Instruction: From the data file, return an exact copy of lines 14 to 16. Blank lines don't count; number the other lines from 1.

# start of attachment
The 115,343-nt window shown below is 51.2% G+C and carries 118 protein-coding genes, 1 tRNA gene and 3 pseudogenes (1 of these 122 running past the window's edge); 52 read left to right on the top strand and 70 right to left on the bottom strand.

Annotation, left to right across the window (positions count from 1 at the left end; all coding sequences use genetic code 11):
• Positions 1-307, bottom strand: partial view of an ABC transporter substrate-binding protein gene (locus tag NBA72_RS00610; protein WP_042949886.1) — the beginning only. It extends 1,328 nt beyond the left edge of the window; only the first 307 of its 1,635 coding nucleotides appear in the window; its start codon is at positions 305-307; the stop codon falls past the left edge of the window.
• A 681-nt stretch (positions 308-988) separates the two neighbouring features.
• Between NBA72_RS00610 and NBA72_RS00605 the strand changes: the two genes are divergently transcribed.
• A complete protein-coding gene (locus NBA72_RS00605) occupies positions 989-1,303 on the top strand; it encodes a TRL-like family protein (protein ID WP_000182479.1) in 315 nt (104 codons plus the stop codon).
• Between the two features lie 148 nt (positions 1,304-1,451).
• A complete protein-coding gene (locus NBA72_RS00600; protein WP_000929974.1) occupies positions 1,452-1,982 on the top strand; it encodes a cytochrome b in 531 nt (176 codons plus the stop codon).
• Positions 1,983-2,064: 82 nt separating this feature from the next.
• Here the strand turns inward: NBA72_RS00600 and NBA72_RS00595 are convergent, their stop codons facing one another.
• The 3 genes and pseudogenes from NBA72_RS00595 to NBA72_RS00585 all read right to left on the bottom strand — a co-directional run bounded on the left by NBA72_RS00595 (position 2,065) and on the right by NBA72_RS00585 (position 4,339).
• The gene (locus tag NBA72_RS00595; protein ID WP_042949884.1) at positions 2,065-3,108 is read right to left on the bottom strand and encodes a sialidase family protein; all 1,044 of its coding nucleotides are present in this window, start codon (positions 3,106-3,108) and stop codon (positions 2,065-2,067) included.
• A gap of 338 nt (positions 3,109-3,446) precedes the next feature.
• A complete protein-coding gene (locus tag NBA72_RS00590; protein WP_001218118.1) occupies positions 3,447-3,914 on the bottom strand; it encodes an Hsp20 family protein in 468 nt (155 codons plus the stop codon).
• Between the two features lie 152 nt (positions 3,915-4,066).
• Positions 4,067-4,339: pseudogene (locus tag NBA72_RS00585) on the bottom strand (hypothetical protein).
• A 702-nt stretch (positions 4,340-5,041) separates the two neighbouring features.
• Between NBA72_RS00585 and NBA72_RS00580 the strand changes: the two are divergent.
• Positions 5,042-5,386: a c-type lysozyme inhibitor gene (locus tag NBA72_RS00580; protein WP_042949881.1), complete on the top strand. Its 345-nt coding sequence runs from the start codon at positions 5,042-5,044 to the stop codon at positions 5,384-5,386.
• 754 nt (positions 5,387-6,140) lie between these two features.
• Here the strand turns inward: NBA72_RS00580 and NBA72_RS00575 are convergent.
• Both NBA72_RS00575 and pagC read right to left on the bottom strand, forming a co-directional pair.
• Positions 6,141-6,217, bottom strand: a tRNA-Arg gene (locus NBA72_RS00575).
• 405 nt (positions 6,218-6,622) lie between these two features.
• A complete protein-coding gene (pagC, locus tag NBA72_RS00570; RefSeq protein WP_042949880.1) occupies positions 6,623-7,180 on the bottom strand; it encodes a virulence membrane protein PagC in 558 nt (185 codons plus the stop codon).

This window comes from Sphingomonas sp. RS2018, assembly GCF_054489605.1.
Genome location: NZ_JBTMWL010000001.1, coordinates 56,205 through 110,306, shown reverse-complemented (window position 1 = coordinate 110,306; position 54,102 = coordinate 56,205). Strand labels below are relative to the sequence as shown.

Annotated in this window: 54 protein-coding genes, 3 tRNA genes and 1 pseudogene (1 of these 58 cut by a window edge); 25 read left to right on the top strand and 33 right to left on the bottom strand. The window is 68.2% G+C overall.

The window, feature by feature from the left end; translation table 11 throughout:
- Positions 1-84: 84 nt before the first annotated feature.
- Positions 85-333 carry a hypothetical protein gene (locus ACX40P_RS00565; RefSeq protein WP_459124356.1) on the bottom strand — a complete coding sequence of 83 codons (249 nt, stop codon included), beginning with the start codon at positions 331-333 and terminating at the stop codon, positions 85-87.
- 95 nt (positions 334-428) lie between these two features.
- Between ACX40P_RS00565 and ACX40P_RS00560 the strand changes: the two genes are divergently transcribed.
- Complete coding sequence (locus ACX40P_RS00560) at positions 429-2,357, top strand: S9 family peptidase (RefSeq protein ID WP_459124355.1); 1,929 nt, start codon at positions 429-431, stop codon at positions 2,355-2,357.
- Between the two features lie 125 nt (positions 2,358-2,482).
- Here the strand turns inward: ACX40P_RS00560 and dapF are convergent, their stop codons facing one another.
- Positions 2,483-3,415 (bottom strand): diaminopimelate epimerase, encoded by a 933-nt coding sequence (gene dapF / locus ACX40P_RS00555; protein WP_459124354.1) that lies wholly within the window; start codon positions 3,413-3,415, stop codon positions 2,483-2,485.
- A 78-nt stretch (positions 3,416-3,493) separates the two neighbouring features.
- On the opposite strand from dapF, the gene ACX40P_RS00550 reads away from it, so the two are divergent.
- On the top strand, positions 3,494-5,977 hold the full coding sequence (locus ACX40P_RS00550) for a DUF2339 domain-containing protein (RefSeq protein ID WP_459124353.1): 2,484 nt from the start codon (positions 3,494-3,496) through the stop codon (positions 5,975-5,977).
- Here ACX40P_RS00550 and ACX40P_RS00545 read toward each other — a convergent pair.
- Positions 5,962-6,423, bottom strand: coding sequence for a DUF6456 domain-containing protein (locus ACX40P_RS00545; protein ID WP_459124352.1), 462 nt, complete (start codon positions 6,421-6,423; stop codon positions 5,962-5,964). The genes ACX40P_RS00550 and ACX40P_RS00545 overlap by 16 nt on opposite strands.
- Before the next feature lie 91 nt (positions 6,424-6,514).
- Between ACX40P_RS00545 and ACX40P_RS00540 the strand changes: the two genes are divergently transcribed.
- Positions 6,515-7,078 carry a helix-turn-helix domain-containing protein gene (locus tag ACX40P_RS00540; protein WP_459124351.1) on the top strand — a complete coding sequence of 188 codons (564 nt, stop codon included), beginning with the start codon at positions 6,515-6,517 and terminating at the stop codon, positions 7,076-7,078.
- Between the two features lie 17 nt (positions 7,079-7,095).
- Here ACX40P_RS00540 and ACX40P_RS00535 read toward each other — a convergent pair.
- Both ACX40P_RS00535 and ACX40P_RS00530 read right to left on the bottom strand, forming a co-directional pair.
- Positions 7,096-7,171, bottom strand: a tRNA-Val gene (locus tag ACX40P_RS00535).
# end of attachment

• A complete protein-coding gene (locus tag NBA72_RS00590; protein WP_001218118.1) occupies positions 3,447-3,914 on the bottom strand; it encodes an Hsp20 family protein in 468 nt (155 codons plus the stop codon).
• Between the two features lie 152 nt (positions 3,915-4,066).
• Positions 4,067-4,339: pseudogene (locus tag NBA72_RS00585) on the bottom strand (hypothetical protein).